Clutching the Most Outstanding Player plaque, Keion Brooks Jr. could have gloated over his performance after Washington captured the Paycom Wooden Legacy tournament title as Thursday night turned into Friday morning.
After all, his name would be alongside that of legendary coach John Wooden.
Following his clutch performance after the Huskies scored a 68-64 overtime victory pondered what it meant to have the Wooden trophy with his name on it.
“It means everything for what he did for basketball,” Brooks said. “As you’ve been around coaches, those coaches probably come around from the tree of his. Mainly it’s just a testament to my teammates. This isn’t just for me, this MVP is for all of us. We all did it together.”
The 6-foot-7 senior forward, a transfer from Kentucky, put his stamp on the final with 14 points, 11 rebounds, two steals, two blocked shots in 43 minutes and a plus-9 on the scoresheet. In the two-game tournament, he had 30 points, 16 rebounds, four steals and five blocks.
In four games this season, Brooks is averaging 15 points and 7 rebounds for the Huskies, who are off to a 5-1 start.
“He’s an elite player,” Washington Coach Mike Hopkins said. “He came to the University of Washington to have a different role. He got hurt and it was really hard for him. He came back and won an MVP making big plays in the moment.
“His rebounding was really good but he’s just scratching the surface. That’s what exciting. You can’t just want that role, you’ve got to have reps in it, you’ve got to be comfortable. You can’t just say ‘I want that role’ and you become that.”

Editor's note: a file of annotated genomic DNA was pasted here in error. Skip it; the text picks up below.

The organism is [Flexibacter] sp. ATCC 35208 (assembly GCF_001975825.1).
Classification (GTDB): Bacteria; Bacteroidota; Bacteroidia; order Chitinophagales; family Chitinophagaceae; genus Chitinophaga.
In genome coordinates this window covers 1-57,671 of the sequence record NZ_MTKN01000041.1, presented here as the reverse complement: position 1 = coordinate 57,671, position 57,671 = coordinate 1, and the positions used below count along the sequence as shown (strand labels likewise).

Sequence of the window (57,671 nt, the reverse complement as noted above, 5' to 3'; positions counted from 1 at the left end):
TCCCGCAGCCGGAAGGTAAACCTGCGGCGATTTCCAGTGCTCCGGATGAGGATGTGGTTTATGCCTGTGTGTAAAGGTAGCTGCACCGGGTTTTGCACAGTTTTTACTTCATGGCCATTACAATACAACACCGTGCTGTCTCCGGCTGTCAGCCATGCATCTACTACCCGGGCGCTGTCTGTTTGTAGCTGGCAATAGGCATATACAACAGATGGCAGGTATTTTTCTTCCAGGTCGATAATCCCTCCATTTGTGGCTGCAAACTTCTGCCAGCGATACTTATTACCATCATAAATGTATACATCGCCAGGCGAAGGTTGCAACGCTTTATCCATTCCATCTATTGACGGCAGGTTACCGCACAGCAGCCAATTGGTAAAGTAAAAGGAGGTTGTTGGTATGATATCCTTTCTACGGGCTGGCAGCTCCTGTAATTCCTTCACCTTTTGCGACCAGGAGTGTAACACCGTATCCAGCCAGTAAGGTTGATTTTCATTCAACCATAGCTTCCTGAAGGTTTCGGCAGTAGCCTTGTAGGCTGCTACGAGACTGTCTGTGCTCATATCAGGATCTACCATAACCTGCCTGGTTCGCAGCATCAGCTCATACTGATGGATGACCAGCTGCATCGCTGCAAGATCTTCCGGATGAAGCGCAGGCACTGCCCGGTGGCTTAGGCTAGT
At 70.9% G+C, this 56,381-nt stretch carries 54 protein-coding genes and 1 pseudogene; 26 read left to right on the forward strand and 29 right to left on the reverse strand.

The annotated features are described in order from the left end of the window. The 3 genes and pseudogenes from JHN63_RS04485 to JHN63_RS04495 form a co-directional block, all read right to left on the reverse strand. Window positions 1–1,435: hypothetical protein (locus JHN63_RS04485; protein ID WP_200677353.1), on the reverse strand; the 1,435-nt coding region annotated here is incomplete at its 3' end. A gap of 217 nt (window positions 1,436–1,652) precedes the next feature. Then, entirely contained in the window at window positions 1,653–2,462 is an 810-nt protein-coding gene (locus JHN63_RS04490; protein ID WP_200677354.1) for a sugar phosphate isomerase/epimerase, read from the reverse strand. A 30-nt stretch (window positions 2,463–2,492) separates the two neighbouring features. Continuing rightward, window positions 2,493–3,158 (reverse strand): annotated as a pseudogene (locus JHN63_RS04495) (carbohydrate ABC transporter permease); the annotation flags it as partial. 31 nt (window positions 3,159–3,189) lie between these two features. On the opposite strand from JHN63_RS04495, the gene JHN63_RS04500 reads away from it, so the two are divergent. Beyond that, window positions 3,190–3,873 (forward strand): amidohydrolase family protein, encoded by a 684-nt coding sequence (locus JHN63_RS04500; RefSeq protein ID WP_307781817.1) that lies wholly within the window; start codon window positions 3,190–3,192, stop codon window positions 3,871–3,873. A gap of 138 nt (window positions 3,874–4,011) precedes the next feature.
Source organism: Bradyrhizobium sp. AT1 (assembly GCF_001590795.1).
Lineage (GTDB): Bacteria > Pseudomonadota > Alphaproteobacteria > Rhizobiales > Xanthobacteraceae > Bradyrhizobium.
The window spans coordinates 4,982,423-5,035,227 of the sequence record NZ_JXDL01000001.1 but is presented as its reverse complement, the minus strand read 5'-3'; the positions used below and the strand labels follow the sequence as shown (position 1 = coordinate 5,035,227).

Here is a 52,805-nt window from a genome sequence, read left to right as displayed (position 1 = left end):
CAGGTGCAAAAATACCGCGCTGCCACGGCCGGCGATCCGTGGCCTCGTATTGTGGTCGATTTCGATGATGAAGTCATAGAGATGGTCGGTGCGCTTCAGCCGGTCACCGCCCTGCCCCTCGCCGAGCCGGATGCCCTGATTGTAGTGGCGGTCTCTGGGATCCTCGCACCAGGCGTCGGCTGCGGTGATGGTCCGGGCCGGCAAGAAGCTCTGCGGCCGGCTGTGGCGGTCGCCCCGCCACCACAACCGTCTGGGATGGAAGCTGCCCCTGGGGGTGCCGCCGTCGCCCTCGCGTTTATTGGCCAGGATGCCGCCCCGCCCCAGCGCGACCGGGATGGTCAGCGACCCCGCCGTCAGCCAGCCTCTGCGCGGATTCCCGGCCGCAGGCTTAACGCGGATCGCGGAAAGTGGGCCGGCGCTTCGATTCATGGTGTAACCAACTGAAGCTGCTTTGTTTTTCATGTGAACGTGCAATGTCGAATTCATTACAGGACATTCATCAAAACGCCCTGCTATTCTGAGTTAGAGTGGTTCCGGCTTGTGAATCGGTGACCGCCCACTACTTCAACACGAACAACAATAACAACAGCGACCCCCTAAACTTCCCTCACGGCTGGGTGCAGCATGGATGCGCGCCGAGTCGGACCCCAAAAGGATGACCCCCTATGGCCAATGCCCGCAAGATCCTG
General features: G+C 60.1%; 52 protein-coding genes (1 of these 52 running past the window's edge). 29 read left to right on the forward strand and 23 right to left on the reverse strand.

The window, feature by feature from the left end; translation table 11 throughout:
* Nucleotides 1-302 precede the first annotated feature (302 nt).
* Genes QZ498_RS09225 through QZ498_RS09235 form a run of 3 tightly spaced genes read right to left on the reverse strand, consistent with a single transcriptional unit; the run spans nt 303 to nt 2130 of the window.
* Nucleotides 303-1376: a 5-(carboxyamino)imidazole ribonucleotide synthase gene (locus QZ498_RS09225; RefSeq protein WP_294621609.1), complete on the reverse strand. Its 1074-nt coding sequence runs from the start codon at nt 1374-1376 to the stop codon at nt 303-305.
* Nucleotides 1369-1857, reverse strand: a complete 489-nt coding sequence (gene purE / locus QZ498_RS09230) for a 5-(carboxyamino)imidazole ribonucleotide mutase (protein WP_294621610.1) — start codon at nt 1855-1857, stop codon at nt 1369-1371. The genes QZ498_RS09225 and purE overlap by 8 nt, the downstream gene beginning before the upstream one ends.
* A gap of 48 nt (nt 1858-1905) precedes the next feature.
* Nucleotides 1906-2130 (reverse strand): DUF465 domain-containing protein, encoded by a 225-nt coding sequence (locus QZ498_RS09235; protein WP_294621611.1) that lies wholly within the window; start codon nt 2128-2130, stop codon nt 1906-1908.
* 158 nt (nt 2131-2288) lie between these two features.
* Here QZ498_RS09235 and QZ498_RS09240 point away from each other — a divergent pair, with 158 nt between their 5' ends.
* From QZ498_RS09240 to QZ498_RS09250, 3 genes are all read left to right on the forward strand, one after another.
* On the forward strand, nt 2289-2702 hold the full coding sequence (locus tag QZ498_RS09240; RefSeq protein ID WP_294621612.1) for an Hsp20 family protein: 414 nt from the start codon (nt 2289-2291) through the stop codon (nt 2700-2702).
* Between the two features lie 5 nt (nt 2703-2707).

Brooks led an all-tournament team that included teammate Franck Kepnang, center Mitchell Saxen of Saint Mary’s and forwards Liam Robbins of Vanderbilt and Isaih Moore of Fresno State.
While Brooks was humble over his collection of hardware, you don’t get to Kentucky without a good degree of self-confidence.
“After we won I knew I was going to be MVP, just to be honest,” Brooks said. “But coming into it, I wouldn’t even think of anything like that. I just wanted to win, that’s all I cared about. Win, play defense, that’s why I appreciate the guys every day. Just whatever I can do to help us win and that’s what I did tonight. I went out there and I rebounded and I was able to make some big plays down the stretch.”
His biggest plays came in the final minutes of regulation and overtime. He hit an acrobatic shot as he was falling to floor to keep the Huskies alive in the final three minutes, then hit a turnaround jumper in overtime to give Washington a 65-62 lead with 43 seconds left.
“Coming into this game, we believed we could we could beat them,” Brooks said. “They’re a good team, but we’re pretty damn good too.”
The victory could be a scene-setter for the Huskies as the season unfolds.
“It’s going to give us some momentum going forward,l” Brooks said. “We can carry this to our next practice, just keep building, stacking good days on top of each other and from there keep getting better, keep listening to our coaching staff, putting us in great positions to be successful. If we do that, believe in one another, we can be a real dangerous team.”
Kepnang, a 6-11 center and a transfer from Pac-12 rival Oregon, helped set the tone for Washington’s 2-3 defense with 10 points, five rebounds and two blocked shots.
“Every single game I try to come up with the same intensity, the same grit that’s inside me,” Kepnang said. “Today it was a little more outspoken because this game was really big for us. It was big for our team just to get this win and go back to Seattle with the trophy.
“That’s what we said coming into the game is that we’re coming back home tomorrow with the trophy.”
Or two, including a plaque with Wooden’s pyramid of success that Brooks earned.